Wall Street’s New Love Affair – Why Some of The World’s Smartest Investors Are Betting Millions On Clean Energy
BusinessWeek, August 14, 2006
By Emily Thornton and Adam Aston
You sense it from the waiting lists for Toyota Priuses. You see it on the faces of the solar-energy stalwarts who are suddenly being showered with attention. You read about it constantly in newspapers and magazines. And you hear it on TV and even at the movies. Warnings about global warming grow more dire by the day: Experts say Manhattan, Washington, and San Francisco will eventually be under water unless people start filling their tanks with corn squeezings and bolting solar panels to their roofs.
As troubling as the predictions are, even more urgent problems are weighing on the American psyche these days — namely the price of oil, which is surging past $75 a barrel, and the deteriorating Middle East situation. In liberal and conservative circles alike, energy independence is becoming a national imperative, and renewable energy is attracting an unprecedented array of groups. “We’re seeing an alignment of the environmental interests, automakers, the agricultural industry, the security and energy-independence proponents, even the evangelicals,” says billionaire venture capitalist L. John Doerr. “When did all those [interests] come together before?”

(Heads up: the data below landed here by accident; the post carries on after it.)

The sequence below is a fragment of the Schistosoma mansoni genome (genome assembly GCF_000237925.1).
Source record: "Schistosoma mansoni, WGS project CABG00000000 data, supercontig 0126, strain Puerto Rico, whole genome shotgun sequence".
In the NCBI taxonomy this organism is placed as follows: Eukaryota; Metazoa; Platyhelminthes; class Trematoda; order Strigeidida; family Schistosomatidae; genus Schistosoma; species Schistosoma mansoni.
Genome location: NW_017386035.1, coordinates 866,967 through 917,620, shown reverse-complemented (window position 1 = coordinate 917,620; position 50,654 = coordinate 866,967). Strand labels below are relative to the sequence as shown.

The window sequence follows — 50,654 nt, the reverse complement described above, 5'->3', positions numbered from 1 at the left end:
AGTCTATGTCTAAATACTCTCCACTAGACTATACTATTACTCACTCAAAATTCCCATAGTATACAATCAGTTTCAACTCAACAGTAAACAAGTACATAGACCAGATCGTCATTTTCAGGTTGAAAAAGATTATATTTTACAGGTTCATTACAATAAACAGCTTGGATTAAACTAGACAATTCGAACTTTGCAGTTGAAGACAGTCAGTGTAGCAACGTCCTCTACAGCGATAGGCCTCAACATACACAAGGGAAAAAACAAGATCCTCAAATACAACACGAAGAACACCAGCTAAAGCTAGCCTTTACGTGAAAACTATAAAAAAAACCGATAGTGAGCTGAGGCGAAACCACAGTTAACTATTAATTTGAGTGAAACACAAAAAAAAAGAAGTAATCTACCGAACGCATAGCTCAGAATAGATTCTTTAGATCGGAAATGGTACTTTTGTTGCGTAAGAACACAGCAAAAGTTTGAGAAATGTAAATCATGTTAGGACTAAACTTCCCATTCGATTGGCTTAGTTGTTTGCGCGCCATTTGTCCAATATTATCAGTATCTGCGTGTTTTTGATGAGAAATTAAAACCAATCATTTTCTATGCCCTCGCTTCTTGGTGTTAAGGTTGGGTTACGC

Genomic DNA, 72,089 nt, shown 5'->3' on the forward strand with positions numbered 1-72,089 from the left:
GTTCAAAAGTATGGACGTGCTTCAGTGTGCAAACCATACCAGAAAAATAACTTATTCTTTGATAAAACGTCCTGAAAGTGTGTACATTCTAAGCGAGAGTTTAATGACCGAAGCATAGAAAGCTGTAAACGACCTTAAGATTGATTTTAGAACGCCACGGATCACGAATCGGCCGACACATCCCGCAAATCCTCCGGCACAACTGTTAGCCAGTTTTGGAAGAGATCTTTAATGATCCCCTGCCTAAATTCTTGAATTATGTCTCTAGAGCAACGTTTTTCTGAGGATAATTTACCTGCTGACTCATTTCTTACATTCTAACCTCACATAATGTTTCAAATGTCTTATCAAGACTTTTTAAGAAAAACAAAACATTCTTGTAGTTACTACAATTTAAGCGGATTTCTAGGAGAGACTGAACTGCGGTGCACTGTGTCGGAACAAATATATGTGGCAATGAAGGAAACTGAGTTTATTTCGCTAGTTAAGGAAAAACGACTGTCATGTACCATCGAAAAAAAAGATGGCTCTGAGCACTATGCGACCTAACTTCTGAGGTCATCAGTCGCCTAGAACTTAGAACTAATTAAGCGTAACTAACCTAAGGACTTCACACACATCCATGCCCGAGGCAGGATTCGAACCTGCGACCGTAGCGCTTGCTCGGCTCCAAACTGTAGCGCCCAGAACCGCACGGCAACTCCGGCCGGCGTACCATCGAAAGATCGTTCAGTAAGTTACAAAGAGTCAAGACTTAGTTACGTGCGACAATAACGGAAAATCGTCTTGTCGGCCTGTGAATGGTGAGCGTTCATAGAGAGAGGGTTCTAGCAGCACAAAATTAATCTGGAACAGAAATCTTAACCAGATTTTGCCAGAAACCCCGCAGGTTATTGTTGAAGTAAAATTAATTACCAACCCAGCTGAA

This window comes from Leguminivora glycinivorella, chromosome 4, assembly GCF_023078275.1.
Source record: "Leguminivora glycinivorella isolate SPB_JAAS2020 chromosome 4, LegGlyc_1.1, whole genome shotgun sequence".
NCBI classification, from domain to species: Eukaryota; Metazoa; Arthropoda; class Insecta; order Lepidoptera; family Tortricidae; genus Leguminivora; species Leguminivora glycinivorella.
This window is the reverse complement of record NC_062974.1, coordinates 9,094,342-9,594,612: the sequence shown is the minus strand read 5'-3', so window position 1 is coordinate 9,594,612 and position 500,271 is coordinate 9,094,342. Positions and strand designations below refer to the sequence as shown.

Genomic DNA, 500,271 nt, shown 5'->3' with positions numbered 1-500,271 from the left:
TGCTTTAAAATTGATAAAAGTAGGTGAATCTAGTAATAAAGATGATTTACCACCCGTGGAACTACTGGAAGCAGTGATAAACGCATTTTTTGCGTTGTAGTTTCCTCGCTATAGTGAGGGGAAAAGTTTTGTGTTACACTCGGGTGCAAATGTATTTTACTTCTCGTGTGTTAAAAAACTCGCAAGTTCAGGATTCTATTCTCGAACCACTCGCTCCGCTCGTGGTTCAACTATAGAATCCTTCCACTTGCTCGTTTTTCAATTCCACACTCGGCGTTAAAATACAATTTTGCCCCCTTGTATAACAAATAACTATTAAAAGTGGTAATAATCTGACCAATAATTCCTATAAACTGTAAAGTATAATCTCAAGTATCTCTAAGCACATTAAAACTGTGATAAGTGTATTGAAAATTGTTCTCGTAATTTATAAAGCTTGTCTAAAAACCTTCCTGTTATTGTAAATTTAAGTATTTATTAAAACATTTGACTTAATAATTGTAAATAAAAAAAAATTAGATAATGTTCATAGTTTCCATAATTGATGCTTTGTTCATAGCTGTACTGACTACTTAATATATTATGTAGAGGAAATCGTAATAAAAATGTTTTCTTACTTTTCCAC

You know a cultural movement is real when the money men get on board. In just the past year a broad swath of financiers — venture capitalists, hedge funds, investment banks, public pension funds, and even stodgy insurers — have begun sinking billions of dollars into producers of ethanol, fuel cell superbatteries, microscopic bugs that turn glucose into plastic, environmentally friendly pesticides, anything that might tap into the green craze. Saving the planet, protecting America, doing God’s work, cynically exploiting a feel-good trend — call it what you will. Wall Street sees money to be made. When John V. Veech, a managing director at Lehman Brothers Inc., showed up at a renewable energy conference in June, he was amazed to see that it was standing room only. “If you went five years ago you’d see a lot of ponytails,” he says. “Now these conferences are packed with suits.”
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